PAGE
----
A Miniature Vehicle with Extended Aerial and Terrestrial Mobility

  • Richard J. Bachmann
  • Ravi Vaidyanathan
  • Frank J. Boria
  • James Pluta
  • Josh Kiihne
  • Brian K. Taylor
  • Robert H. Bledsoe
  • Peter G. Ifju
  • Roger D. QuinnEmail author


This chapter describes the design, fabrication, and field testing of a small robot (30.5 cm wingspan and 30.5 cm length) capable of motion in both aerial and terrestrial mediums. The micro-air–land vehicle (MALV) implements abstracted biological inspiration in both flying and walking mechanisms for locomotion and transition between modes of operation. The propeller-driven robot employs an undercambered, chord-wise compliant wing to achieve improved aerial stability over rigid-wing micro-air vehicles (MAVs) of similar size. Flight maneuverability is provided through elevator and rudder control. MALV lands and walks on the ground using an animal-inspired passively compliant wheel-leg running gear that enables the robot to crawl and climb, including surmounting obstacles larger than its own height. Turning is accomplished through differential activation of wheel-legs. The vehicle successfully performs the transition from flight to walking and is able to transition from terrestrial to aerial locomotion by propeller thrust on a smooth horizontal surface or by walking off a vertical surface higher than 6 m. Fabricated of lightweight carbon fiber the ~100 g vehicle is capable of flying, landing, and crawling with a payload exceeding 20% its own mass. To our knowledge MALV is the first successful vehicle at this scale to be capable of both aerial and terrestrial locomotion in real-world terrains and smooth transitions between the two.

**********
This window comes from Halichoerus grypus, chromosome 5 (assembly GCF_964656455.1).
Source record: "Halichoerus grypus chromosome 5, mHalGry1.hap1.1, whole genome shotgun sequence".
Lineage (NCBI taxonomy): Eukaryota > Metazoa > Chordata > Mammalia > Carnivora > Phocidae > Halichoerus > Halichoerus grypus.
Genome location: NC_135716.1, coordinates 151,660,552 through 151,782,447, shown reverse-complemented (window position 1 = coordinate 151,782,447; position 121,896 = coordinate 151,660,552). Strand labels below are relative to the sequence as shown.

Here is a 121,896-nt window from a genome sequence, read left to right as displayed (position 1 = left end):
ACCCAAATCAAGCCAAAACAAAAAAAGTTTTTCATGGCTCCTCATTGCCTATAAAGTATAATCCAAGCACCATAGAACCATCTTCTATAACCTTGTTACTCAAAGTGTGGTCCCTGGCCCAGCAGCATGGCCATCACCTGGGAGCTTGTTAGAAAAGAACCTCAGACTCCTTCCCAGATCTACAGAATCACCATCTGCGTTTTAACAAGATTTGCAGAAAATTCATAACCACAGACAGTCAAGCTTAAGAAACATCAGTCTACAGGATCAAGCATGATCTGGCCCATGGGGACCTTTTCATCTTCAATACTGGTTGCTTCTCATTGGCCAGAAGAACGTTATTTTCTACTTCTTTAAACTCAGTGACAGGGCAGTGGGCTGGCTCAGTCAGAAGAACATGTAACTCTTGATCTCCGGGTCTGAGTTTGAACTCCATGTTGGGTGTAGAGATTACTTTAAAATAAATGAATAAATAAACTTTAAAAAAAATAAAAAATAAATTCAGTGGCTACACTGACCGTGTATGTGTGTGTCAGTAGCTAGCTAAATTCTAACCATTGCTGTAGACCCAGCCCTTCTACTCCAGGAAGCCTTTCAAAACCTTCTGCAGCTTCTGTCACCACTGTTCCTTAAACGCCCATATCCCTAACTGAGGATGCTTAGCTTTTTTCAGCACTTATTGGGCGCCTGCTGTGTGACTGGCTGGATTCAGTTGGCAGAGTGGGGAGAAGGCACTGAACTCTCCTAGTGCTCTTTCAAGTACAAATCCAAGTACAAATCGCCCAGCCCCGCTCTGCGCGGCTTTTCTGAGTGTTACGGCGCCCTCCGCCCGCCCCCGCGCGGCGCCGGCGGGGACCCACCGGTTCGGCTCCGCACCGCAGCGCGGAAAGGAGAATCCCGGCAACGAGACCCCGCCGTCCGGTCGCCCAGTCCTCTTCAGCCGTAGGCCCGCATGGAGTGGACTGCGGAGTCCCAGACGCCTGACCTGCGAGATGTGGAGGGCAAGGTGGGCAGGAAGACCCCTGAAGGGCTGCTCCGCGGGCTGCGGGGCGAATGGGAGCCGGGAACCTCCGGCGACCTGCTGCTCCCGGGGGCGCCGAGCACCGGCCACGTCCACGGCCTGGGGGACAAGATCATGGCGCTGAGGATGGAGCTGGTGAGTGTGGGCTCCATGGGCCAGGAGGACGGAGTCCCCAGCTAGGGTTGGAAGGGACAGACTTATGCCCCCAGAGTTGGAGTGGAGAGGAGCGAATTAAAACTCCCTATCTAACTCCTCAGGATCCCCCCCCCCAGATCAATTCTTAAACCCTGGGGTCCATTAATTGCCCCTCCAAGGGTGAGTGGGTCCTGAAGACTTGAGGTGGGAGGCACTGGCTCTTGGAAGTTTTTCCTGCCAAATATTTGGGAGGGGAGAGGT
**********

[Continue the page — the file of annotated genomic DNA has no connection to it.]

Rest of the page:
Landing Gear Video Feedback Flexible Wing Terrestrial Locomotion Legged Locomotion 
These keywords were added by machine and not by the authors. This process is experimental and the keywords may be updated as the learning algorithm improves.



This work was supported by the Air Force Research Laboratories Munitions Research Directorate (under contracts FA8651-04-C-0234 and FA8651-05-C-0097) and by the Naval Postgraduate School (NPS)/USSOCOM Field Experimentation Cooperative Program. The authors would like to acknowledge the program support directors Dr. David Netzer of the Naval Postgraduate School and Chris Perry and Jeffery Wagner at Us Air Force Research Laboratories for technical and mission planning insights. Dr. Kevin Jones provided assistance in sensor placement and piloting/performance research. Baron Johnson and Daniel Claxton made significant contributions including vehicle design and flight testing. Michael Sytsma, Michael Morton, and the University of Florida MAV group also contributed to the development, testing, and analysis of MALV II.


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Copyright information

© Springer-Verlag Berlin Heidelberg 2009

Authors and Affiliations

  • Richard J. Bachmann
    • 1
  • Ravi Vaidyanathan
    • 2
    • 3
  • Frank J. Boria
    • 4
  • James Pluta
    • 5
  • Josh Kiihne
    • 5
  • Brian K. Taylor
    • 6
  • Robert H. Bledsoe
    • 5
  • Peter G. Ifju
    • 6
  • Roger D. Quinn
    • 7
    Email author
  1. 1.BioRobots, LLCClevelandUSA
  2. 2.Department of Systems EngineeringUniversity of BristolBristolUK
  3. 3.Department of Systems EngineeringNaval Postgraduate SchoolMontereyUSA
  4. 4.Department of Mechanical EngineeringUniversity of FloridaGainesvilleUSA
  5. 5.United States Marine CorpsNaval Postgraduate SchoolMontereyUSA
  6. 6.Department of Mechanical and Aerospace EngineeringUniversity of FloridaGainsvilleUSA
  7. 7.Department of Mechanical and Aerospace EngineeringCase Western Reserve UniversityClevelandUSA

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